The Zolder World Cup course is one of my favorites as a viewer. Particularly the uphill off-camber section where the riders run or ride up from stage left then cross either high or low across the course to stage right before turning again and ducking behind a wall, out of sight from the spectator. To someone watching on TV or from a pirated laptop feed, this choose-your-own adventure feature has a particularly pleasing 2-d video game quality – a sort of cyclocross Mario Brothers or bike race Donkey Kong.
The U23 Men’s race was won by Laurens Sweeck over Wout Van Aert with Mathieu van der Poel rounding out the podium.
The Elite Women’s race featured an engaging three-way battle between eventual winner Marianne Vos, Katerina Nash, and Pauline Ferrand-Prevot. The enthralling last lap saw Vos gain a small gap from Nash before the finishing straight, yet she sprinted all the way to the line to ensure her victory. Nash held off Ferrand-Prevot for second.
The Elite Men’s race promised to be an interesting affair with several of the year’s Elite protagonists either sidelined (Sven Nys and Klaas Vantournout) or in the U23 race (Sweeck, Van Aert, and van der Poel). Lars van der Haar, however, had different plans. When asked if the absence of Sven and Klaas detracted from the race, he responded:
The race goes on, if Iím not there, they still race as well.
He and Tom Meeusen took to the front in the first lap stretching the race and forming a group of eight or so including Corne Van Kessel, David van der Poel, Kevin Pauwels, Joeri Adams, Julien Taramarcaz and Philip Wasleben. However, in the next lap, on the pavement, van der Haar blew the race apart with a searing attack that no one, seemingly, could follow. Wasleben instigated a chase, imploring his teammate David to take over, yet receiving no assistance until Tom Meeusen abided with a pull.
As van der Haar stretched his lead to 15 seconds, Kevin Pauwels, the current World Cup leader, saw the inherent danger and attempted to begin his bridge to van der Haar. Dropping David van der Poel from his wheel, Pauwels began to close the gap to van der Haar and it appeared we might witness a repeat of Namur’s Pauwels-van der Haar duel. At 8 seconds and in the 5th lap, Pauwels slipped a pedal on the choose-your-own-adventure feature described above and this seemingly mundane mistake proved costly. From there, van der Haar’s tenuous lead began to take shape, adding layers of seconds each lap. 11. 15. 18.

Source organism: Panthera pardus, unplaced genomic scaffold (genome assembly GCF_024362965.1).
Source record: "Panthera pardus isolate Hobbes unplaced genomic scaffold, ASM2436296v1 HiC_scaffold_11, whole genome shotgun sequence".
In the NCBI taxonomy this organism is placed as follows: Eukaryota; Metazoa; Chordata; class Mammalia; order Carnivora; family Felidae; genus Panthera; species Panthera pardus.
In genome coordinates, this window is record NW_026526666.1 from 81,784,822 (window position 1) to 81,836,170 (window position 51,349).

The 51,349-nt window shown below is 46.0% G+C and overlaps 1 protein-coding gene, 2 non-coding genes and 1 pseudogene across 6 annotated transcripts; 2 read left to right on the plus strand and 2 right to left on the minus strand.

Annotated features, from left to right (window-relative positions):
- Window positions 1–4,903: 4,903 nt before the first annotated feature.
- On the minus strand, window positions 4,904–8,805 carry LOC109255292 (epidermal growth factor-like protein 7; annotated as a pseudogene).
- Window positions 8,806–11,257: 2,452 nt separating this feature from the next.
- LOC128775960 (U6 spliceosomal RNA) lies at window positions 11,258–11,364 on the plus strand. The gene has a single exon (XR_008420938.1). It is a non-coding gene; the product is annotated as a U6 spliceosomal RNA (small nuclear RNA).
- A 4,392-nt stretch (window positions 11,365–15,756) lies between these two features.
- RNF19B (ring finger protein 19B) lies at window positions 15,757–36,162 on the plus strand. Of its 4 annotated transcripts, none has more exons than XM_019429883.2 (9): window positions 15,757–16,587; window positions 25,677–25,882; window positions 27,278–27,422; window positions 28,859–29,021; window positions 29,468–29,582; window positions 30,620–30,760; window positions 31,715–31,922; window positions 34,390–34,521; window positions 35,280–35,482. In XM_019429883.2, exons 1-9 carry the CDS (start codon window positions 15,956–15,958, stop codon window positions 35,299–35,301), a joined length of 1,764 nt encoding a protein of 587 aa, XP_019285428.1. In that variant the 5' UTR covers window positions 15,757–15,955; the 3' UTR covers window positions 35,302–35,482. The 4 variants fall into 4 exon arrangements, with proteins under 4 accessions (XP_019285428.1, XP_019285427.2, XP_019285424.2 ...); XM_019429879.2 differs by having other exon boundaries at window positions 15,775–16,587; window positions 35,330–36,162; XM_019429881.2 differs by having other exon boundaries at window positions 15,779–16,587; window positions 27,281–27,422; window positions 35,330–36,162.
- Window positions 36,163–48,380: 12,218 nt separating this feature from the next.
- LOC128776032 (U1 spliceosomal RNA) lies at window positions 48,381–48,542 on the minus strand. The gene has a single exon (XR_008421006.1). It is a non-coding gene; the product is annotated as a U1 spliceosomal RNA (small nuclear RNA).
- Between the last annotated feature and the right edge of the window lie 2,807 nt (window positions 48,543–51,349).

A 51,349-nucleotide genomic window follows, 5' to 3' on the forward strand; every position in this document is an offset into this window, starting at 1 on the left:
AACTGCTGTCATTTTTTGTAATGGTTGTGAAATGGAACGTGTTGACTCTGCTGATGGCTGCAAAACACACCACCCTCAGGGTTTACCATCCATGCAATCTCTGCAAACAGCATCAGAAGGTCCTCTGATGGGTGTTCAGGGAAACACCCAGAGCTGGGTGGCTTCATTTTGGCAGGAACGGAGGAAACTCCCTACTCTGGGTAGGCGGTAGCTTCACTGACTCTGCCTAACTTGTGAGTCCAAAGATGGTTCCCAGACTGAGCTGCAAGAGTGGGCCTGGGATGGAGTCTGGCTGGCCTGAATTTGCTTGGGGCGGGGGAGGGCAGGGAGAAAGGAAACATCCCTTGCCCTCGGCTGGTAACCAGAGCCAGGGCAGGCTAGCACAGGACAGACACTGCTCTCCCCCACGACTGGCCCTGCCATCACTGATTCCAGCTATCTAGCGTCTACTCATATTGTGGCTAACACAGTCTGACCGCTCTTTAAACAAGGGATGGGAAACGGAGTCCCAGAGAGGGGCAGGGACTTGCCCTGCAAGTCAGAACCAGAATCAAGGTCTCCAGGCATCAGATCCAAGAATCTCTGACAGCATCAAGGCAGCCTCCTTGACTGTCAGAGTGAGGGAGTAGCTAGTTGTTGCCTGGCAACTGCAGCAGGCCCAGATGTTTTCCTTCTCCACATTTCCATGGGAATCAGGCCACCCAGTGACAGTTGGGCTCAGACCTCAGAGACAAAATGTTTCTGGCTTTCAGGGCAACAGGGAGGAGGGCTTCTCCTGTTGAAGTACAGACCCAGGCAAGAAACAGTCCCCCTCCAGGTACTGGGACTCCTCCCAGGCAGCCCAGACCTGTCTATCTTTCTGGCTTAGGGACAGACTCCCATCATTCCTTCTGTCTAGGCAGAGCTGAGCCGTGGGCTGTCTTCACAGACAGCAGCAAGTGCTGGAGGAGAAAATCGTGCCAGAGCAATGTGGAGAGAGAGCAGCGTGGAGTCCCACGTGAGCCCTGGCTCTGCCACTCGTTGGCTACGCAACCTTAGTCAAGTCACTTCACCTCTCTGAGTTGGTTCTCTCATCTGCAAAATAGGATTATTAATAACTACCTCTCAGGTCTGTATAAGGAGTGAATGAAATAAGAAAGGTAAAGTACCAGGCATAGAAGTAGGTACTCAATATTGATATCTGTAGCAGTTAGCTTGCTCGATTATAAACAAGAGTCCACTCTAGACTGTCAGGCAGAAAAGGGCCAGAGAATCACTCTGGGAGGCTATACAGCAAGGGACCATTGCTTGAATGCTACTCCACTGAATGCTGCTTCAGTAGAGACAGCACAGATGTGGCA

Then, disaster! Or not. van der Haar, with 3 laps to go and holding a 20 second cushion over a solo-chasing Pauwels began to gingerly bunny hop his bike as one might do to check a flat tire, but then dismounted to fiddle with his chain. Was his bike kaput? Would he have to run to the pits? No, he amended whatever minor chain issue had occurred, remounted, caught a quick glance behind absent of his competitor Pauwels and proceeded along the course, perhaps taking back a few of the precious seconds lost with a seemingly unending sprint through the finishing area.
When I had 30 seconds I thought now I could do my own pace but then I had problems with the chains, that was a bit of a bummer.
Van der Haar ultimately finished at 29 seconds ahead of Pauwels and we witnessed an exciting race for 3rd which seemed destined for Taramarcaz but Van Kessel timed his sprint to perfection, coming around at the line to claim the last podium spot.
The result was good. It was a very heavy day… I concentrated on 3rd place today…I’m happy.
Pauwels now leads the World Cup with 370 points to van der Haar’s 290 and Van Kessel’s 283. Pauwels will simply need a single point at the last round in Hoogerheide in January to secure World Cup victory.
Enjoy the photos below (race report by Nicholas Lemke).